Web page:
A number of researchers have noted that men and women view communication differently. For most women, communication is a primary way to establish and maintain relationships. By contrast, men tend to view communication as a way of exerting their control, preserving independence, and enhancing status. Copyright © Prentice Hall 2007

43 Similarities and Differences Between Males and Females
A meta-analysis of research on helping behavior revealed that most of the data had been collected in situations in which a person was called to give or not give aid to a stranger on a short-term basis. This kind of heroic helping is more consistent with the traditional masculine role than with the traditional feminine role that emphasizes helping within established relationships, as when a mother helps a daughter, her husband, or her father. Copyright © Prentice Hall 2007

44 Similarities and Differences Between Males and Females
The vast majority of crime committed in the United States is committed by men, who are also responsible for more violent crimes than are women. In a meta-analysis of laboratory studies of aggression, Janet Hyde found that a person’s sex accounted for a small proportion of aggression in those studies. Copyright © Prentice Hall 2007

45 Similarities and Differences Between Males and Females
A second meta-analysis of gender differences in aggression found two trends in research on the topic: in unprovoked situations, men are more aggressive than women, and in provoked situations, the gender difference is much smaller. Copyright © Prentice Hall 2007

46 Copyright © Prentice Hall 2007
Social Issues The perpetuation of gender stereotypes can produce what has been termed sexism—differential treatment of an individual on the basis of his or her sex. This term is often used to describe discrimination against women, such as differential treatment in educational settings and limited access to job opportunities, but it can also be applied to discrimination against men. Copyright © Prentice Hall 2007

47 Copyright © Prentice Hall 2007
Social Issues There is clear evidence that males and females receive differential treatment in educational settings starting early in life. Elementary school teachers asked to nominate their best students are more likely to nominate boys than girls. The materials used in teaching classes reflect a gender bias. Copyright © Prentice Hall 2007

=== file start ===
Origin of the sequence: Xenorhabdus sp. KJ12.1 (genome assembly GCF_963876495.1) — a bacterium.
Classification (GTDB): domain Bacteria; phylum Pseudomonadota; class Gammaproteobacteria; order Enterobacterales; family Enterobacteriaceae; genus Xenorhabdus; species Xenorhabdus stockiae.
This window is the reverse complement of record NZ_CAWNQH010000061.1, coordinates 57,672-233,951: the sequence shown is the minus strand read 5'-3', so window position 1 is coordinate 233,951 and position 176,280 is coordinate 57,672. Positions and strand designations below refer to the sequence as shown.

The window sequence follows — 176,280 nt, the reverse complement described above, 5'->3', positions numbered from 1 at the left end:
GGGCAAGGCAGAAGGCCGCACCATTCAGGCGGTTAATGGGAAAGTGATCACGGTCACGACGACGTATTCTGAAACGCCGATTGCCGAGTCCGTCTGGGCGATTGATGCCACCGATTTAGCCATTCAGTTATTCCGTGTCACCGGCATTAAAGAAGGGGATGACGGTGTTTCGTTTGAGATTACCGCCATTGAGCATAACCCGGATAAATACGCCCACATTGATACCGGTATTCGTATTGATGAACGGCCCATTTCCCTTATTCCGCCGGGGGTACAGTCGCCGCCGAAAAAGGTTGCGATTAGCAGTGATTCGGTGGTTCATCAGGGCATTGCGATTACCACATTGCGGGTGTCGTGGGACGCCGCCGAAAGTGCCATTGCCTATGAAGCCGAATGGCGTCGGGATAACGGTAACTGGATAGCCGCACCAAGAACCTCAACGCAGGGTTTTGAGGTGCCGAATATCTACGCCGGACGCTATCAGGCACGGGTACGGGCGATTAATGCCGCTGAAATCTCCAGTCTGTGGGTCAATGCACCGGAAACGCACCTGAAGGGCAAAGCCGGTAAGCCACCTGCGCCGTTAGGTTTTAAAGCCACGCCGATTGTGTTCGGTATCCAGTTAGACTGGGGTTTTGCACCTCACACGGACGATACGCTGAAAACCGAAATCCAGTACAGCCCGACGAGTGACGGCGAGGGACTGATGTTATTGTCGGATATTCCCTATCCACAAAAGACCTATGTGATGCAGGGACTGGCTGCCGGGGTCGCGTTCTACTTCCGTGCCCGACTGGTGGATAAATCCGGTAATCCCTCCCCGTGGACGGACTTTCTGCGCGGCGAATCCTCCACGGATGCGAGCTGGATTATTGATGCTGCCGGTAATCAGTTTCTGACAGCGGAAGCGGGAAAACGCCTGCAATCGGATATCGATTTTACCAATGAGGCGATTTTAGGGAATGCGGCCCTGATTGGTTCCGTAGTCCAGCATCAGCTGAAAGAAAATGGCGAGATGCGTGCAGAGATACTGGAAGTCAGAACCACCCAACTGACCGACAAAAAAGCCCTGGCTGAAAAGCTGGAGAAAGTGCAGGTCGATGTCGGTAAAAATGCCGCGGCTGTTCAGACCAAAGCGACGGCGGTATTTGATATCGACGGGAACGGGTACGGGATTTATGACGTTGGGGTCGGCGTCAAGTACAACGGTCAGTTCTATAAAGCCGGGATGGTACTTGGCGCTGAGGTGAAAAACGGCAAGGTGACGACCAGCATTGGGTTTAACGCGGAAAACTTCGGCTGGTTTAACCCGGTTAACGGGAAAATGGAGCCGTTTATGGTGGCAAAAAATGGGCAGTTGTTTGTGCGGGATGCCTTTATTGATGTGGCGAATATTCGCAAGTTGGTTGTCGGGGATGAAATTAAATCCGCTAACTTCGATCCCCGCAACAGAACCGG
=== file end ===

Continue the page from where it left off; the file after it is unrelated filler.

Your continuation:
48 Copyright © Prentice Hall 2007
Social Issues Boys are taught to be assertive and independent, whereas girls are taught to be dependent and passive. The patterns of sexism established in elementary school classrooms often continue into high school and higher education. Copyright © Prentice Hall 2007

49 Copyright © Prentice Hall 2007
Social Issues A survey of social science graduate students at several universities revealed that virtually all respondents had observed gender-biased behavior on the part of a professor and that less than 5% had reported the problem to someone in an official capacity. Copyright © Prentice Hall 2007

50 Copyright © Prentice Hall 2007
Social Issues Science textbooks tend to perpetuate gender stereotypes: They include numerous pictures of male scientists but few of female scientists. There is a deep-seated cultural bias against science as an activity appropriate for women that directs most girls away from science even before they begin their formal education. Copyright © Prentice Hall 2007

51 Copyright © Prentice Hall 2007
Social Issues When students are ready to enter the job market, they continue to face the influence of gender stereotypes. During recent decades, increasing numbers of women have entered the workforce for both personal and financial reasons. A person’s career choices are influenced by a variety of factors, some of which can reduce the influence of sexism on the individual. Copyright © Prentice Hall 2007

52 Copyright © Prentice Hall 2007
Social Issues The stark reality of the working world is that women earn less than men. One reason for this gap is that women tend to work in a rather narrow range of occupations—for instance, as secretaries, as child-care providers, and in the food service and health care fields. Another reason is that women tend to take on the primary responsibility of caring for the home and family. Copyright © Prentice Hall 2007

53 Copyright © Prentice Hall 2007
Social Issues Compared to men, women are more likely to be called upon to care for elderly relatives, including parents. This situation has led to what has been termed a second shift—a woman returns home from work to take on the additional responsibilities of caring for infirm relatives. Copyright © Prentice Hall 2007

54 Copyright © Prentice Hall 2007
Social Issues Finally, there is discrimination that must be dealt with in the workplace. Because discrimination is illegal, it tends to be practiced in subtle ways. For example, women working in large companies often encounter a glass ceiling—a level to which women may rise in a company but above which they are not likely to go. Copyright © Prentice Hall 2007